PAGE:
You may remember your second-grade teacher’s old world globe, or the world atlas speckled with tiny chalk fingerprints. Now, with a few clicks of the mouse, you can print out door-to-door directions to just about anywhere on the planet via the Internet.
With more tools than ever to help consumers get around, an upcoming Field Museum exhibit will show modern-day people how maps have changed over the centuries and how various cultures have chosen to
illustrate the world.
“Maps: Finding Our Place In the World’’ will feature more than 120 famous and prized maps. Organizers are billing the Nov. 2 – Jan. 28 display at Chicago’s Field Museum as the most ambitious cartography exhibit ever in North America.
“There are closet map lovers everywhere,” said Todd Tubutis, permanent exhibit manager of the Field Museum, “and this new exhibit of some of the world’s most famous maps is designed to pique all interest levels.”
Tubutis said the show stems from a question asked by Field’s President and CEO John W. McCarter Jr., who collected old National Geographic maps and studied World War II battle maps.
“McCarter asked a friend and cartography expert: ‘Had there ever been an exhibit on the 100 greatest maps in the world?’’’ said Tubutis.
Field Museum officials were told that the last great map exhibition was in Baltimore in 1952. Museum officials became even more determined to mount their own map exhibit when they found a sponsor in Navteq, a Chicago-based provider of digital map data.
Pieces confirmed for the display include a 3,500-year-old clay tablet detailing walls, gates and palaces in the town of Nippur, in what is now Iraq; three drawings by Leonardo da Vinci rarely lent from the English royal collection; the map Charles Lindbergh carried with him on his historic flight from New York to Paris, and drawings by J.R.R. Tolkien of his fictional Middle-earth.
“One of the main themes of the show is how maps reflect back on us, on the people who use them,’’ said Tubutis, whose favorite exhibit map is found on an 1851 kid glove, “The glove was sold to London tourists.
Another showpiece is a rare pocket globe produced in England in the early 19th century. The globe rotates while nesting in its lizard skin case, about the size of a softball. On the top of the case is a tiny map of the solar system. On the globe itself one can trace the path of Capt. James Cook, whose expeditions of the South Pacific in the late 18th century were of great interest to British audiences.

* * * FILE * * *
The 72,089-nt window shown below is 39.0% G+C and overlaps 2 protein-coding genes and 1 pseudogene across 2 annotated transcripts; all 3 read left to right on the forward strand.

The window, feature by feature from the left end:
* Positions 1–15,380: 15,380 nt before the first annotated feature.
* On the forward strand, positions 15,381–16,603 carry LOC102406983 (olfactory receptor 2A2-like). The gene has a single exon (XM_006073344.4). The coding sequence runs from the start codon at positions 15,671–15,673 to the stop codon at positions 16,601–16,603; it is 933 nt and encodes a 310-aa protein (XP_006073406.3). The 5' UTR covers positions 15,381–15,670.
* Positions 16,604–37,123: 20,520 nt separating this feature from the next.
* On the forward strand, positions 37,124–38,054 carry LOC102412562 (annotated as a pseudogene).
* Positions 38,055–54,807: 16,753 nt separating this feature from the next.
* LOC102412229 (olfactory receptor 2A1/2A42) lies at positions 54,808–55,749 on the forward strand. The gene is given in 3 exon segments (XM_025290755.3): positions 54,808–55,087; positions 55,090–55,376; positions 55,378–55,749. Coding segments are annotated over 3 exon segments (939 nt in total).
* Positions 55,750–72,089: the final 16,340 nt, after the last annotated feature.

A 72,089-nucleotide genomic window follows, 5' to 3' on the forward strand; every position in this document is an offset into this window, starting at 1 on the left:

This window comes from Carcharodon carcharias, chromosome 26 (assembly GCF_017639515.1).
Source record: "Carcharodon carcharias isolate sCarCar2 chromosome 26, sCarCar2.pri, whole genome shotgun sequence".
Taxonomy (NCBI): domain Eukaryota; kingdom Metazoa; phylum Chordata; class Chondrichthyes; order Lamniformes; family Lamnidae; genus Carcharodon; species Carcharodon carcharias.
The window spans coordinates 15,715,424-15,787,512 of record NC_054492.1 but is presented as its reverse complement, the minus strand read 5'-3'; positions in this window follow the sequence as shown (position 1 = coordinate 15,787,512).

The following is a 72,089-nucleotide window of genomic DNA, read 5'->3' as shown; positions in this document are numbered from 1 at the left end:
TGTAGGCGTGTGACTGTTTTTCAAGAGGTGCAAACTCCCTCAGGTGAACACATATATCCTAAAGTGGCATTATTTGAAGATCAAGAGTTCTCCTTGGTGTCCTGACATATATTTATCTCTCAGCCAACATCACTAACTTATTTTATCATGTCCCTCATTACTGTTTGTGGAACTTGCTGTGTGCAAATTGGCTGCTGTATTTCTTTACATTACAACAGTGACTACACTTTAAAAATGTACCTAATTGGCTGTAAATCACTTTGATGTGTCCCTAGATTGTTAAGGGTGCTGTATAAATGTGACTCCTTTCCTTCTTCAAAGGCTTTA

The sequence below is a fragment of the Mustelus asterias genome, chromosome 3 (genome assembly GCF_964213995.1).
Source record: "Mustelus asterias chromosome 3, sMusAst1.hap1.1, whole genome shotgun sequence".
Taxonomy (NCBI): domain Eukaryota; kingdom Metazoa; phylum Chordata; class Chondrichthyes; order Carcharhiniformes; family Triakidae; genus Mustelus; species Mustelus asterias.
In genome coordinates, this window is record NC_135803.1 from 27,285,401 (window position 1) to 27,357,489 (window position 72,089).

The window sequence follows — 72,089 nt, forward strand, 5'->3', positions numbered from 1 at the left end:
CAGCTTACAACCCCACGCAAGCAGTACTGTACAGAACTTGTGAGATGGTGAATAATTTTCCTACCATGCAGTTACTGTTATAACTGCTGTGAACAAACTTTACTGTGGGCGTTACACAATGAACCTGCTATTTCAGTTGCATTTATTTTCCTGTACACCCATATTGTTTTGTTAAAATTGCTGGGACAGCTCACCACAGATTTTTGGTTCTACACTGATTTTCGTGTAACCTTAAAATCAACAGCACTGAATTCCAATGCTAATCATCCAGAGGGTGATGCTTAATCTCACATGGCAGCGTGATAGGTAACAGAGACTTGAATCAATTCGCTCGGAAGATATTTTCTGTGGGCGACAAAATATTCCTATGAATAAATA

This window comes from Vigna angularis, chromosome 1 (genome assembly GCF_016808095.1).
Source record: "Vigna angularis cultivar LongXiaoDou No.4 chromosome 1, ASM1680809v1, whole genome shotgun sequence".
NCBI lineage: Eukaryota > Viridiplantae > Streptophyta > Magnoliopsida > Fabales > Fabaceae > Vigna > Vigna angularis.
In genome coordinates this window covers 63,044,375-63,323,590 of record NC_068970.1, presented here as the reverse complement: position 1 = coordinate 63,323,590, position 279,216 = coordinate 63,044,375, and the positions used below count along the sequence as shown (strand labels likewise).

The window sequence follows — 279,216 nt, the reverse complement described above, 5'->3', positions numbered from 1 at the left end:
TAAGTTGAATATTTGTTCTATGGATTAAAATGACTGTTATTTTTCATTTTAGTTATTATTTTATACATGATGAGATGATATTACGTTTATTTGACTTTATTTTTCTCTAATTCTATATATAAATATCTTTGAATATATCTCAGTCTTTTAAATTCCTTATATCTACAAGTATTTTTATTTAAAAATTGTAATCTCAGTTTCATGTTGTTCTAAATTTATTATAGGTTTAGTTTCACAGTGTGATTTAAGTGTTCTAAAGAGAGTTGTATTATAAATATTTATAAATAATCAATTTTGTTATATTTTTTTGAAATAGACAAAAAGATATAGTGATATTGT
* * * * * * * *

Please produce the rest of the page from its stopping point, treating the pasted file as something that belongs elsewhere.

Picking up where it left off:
The show’s organizers also wanted to include maps from outside the European tradition, such as a deerskin map drawn by members of an American Indian tribe, where circles connected by lines indicate political ties among communities.
Also on loan from other collections will be a small Hindu globe that depicts continents in the shape of lotus petals and an Ottoman map from the 17th century showing the Nile River flowing through Egypt, with south, instead of north, at its top. There’s also a map of the ancient Aztec Empire’s capital of Tenochtitlan (now Mexico City) based on the eyewitness accounts of Spanish conquistador Herman Cortes. The map merges European-style representations of buildings with indigenous-style pictographs to show pyramids and a rack decorated with human skulls. It’s the first printed map of any North American site.
Antiquities experts like Ed Gill and David Arnold, of Dargate Auction Gallery in Pittsburgh, Pa., report that antique maps and globes are fetching fabulous prices and spurring increased interest from a broad audience.
“People see these maps and globes as art and living history,’’ said Gill.
“They’re extremely popular with men because I think men see these artifacts as a guy thing,’’ added Arnold.
Dargate Auction Gallery recently sold a pair of Thomas Malby & Son 1847 globes for $2,500, and an 1808 hand engraved map of North America for $2,500. Lewis and Clark used a copy of the map on their voyage of discovery.
Laura Roth, who attended the Dargate sale, said the map and globe auction items inspired her to plan a visit to the upcoming Field Museum exhibit.
“My father was a geography teacher,” said Roth, a vet assistant from Bridgeville, Pa., “so I really always had this secret love affair with old maps of the world.”
Marty Switch, of Cleveland, Ohio, said he also plans to attend the Field Museum show because he hopes to be a cartographer one day. The 25-year-old construction worker said he spends his vacation days sketching detailed maps of his father’s dairy farm.
Baltimore residents also are excited about the upcoming map road show because, following the Field Museum debut, the display is scheduled to move to the Walters Art Museum from March 15 to June 8, 2008, in Baltimore, Md.